Social media ad scams more common during the holiday

Social media ad scams more common during the holiday

While you’re shopping online for this year’s holiday gifts you should be careful about what ads you’re clicking on. Popup ads are commonly spotted on social media feeds but not all those ads are legitimate, according to the Wisconsin Department of Trade and Consumer Protection.

Barry Shuchter shops online at least once a week, but takes extra precaution before he hits purchase.

“All you have to do is click on something for it to already to be dangerous,” he said.

Shuchter has a special software to detect phony ads. As a web developer he has learned just how easy it is to be hacked or fall for a scam.

“You don’t have to do much besides clicking. That’s enough to download stuff to your computer sometimes or register your name somewhere. It’s a nightmare,” Shuchter said.

It doesn’t matter if you see an ad on Facebook, Instagram or other social media, it doesn’t mean that they are trustworthy.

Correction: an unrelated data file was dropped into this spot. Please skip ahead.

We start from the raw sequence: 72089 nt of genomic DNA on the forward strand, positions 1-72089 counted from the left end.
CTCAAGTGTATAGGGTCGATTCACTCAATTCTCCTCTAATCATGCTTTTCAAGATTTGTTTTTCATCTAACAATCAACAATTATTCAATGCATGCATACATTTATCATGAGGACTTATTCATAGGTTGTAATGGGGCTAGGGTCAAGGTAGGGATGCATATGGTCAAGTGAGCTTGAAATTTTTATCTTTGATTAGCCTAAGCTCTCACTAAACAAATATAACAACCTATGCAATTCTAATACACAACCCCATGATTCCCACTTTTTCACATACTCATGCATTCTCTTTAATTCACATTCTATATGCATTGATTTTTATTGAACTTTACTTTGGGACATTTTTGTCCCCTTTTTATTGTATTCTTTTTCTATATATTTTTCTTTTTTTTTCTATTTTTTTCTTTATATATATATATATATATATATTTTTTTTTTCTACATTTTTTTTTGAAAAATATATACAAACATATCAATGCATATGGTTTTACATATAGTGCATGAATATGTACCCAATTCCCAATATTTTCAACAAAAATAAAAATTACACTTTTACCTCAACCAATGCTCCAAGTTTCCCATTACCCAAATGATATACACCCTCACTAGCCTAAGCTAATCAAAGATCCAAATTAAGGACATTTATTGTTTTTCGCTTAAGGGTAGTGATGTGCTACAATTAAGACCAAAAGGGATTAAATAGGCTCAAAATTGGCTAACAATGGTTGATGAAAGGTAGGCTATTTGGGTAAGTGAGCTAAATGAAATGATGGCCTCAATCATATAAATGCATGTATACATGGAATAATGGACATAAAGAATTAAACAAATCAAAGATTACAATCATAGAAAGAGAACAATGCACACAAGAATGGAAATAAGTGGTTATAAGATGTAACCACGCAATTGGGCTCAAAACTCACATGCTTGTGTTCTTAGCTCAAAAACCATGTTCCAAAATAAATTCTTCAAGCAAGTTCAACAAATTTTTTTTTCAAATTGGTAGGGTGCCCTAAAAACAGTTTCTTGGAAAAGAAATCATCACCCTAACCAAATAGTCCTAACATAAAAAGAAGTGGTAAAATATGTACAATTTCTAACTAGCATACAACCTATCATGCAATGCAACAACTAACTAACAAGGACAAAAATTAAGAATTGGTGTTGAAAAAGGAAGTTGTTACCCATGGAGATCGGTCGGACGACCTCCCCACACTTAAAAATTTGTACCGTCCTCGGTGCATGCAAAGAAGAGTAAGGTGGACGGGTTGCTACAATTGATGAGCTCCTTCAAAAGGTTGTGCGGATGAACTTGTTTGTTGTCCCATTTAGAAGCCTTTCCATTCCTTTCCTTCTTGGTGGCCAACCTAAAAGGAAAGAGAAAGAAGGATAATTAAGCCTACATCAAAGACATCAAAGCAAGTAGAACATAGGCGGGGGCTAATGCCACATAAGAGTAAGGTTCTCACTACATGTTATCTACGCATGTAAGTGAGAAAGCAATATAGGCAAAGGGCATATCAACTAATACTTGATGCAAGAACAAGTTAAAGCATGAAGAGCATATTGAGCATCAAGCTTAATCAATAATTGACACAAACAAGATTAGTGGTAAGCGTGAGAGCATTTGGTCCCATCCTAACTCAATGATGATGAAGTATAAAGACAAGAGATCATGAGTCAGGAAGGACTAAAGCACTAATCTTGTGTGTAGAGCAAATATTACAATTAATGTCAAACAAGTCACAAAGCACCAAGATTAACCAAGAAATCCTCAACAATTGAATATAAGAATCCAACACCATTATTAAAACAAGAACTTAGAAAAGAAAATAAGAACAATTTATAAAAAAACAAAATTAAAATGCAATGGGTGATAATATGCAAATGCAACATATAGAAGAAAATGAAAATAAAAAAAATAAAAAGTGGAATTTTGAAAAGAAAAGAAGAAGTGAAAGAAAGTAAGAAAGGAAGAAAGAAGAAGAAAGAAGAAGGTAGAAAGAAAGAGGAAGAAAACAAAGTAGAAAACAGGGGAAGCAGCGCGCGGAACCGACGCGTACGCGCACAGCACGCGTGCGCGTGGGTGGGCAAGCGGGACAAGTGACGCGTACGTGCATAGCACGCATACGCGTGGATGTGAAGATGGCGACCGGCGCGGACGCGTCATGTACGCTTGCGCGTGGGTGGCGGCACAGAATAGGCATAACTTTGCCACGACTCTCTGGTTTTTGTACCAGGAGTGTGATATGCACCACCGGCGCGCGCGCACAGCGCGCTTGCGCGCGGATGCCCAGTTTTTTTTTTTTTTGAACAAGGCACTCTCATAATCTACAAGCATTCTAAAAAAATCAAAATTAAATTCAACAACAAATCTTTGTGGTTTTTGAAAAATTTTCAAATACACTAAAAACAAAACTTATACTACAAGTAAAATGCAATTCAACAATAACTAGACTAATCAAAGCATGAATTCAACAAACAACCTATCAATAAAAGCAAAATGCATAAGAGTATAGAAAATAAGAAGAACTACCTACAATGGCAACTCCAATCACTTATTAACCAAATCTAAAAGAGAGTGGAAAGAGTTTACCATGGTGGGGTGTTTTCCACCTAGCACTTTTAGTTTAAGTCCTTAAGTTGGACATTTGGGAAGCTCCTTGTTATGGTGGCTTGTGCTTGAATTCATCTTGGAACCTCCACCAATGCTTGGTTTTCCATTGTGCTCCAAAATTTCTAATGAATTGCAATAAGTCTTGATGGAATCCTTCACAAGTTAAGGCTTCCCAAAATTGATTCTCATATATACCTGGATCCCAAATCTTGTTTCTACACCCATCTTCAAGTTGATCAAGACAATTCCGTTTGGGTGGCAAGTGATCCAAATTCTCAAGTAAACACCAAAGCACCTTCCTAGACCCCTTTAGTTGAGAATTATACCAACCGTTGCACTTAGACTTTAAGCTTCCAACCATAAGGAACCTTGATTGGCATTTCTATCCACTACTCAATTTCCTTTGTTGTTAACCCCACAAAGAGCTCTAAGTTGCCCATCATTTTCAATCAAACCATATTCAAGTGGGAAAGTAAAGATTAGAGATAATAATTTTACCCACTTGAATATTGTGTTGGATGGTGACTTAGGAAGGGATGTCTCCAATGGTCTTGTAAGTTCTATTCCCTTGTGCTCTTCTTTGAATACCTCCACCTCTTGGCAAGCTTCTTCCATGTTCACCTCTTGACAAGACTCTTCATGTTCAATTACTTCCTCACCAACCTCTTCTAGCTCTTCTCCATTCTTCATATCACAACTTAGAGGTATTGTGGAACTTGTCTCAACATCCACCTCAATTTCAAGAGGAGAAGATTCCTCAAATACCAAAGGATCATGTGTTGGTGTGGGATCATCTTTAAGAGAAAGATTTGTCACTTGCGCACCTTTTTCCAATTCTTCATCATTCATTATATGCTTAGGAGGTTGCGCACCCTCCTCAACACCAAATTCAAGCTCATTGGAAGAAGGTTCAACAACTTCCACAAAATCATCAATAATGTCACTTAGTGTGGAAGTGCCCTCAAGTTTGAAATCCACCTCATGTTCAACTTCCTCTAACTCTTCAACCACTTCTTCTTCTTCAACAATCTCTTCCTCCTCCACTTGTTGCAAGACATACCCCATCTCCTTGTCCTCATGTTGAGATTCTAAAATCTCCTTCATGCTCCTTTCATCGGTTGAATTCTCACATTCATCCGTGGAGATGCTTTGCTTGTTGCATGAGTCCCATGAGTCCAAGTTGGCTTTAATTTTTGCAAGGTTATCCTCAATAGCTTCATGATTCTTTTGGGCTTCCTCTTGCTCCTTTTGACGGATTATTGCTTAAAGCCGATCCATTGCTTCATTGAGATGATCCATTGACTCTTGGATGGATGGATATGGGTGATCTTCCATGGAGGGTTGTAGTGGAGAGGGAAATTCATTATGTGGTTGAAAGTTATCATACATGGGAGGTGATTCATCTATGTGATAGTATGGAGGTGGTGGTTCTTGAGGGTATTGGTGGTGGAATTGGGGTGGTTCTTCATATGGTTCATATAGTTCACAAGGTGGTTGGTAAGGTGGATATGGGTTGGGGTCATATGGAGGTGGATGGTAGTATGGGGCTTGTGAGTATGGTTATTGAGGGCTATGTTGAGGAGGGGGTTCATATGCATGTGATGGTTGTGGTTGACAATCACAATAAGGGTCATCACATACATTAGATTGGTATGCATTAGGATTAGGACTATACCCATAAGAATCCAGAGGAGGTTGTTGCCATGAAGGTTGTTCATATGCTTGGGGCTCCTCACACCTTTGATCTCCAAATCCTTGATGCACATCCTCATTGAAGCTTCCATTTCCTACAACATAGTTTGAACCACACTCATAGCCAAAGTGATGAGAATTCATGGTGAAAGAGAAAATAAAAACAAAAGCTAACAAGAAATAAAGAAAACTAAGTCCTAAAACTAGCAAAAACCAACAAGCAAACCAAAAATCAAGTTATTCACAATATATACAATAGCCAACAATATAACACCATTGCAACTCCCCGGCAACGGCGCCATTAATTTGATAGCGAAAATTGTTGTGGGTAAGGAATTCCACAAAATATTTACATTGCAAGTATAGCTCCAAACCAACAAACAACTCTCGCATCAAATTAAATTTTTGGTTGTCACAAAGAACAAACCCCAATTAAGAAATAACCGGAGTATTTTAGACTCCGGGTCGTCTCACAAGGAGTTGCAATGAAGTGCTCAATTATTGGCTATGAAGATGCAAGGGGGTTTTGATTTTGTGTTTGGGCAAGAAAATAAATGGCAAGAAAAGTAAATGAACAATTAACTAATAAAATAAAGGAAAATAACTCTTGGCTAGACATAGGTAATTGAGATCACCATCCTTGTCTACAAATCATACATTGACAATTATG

“Incredible deals that are really too good to be true. Those tend to be put out there and what is behind it is illegitimate,” said Michelle Reinen, director of the Bureau of Consumer Protection.

Some sites will spoof legitimate big box stores and make similar websites, but there might be misspellings or an added word to the title.

“We ask consumers to take a minute to slow down. Process the information, because with the misspellings, adding just a single extra letter or just a key word, you’re going to miss that information,” Reinen said.

Reinen said before buying online you should confirm the site has real contact information. If the price seems too good to be true, it probably is. She also warns that shoppers should never buy directly from an ad. Instead, she said you should go directly to the site to purchase. Using a credit card, can also give you added protection if a site turns out to be a fake.

Reinen does not have specific numbers but said the number of online shopping scams increase during the holidays when people are doing the most shopping.

“As technology is more and more popular and in everyone’s pocket as they walk around, we certainly see an increased amount and a higher volume (that) means more vulnerability to consumers as well,” she said.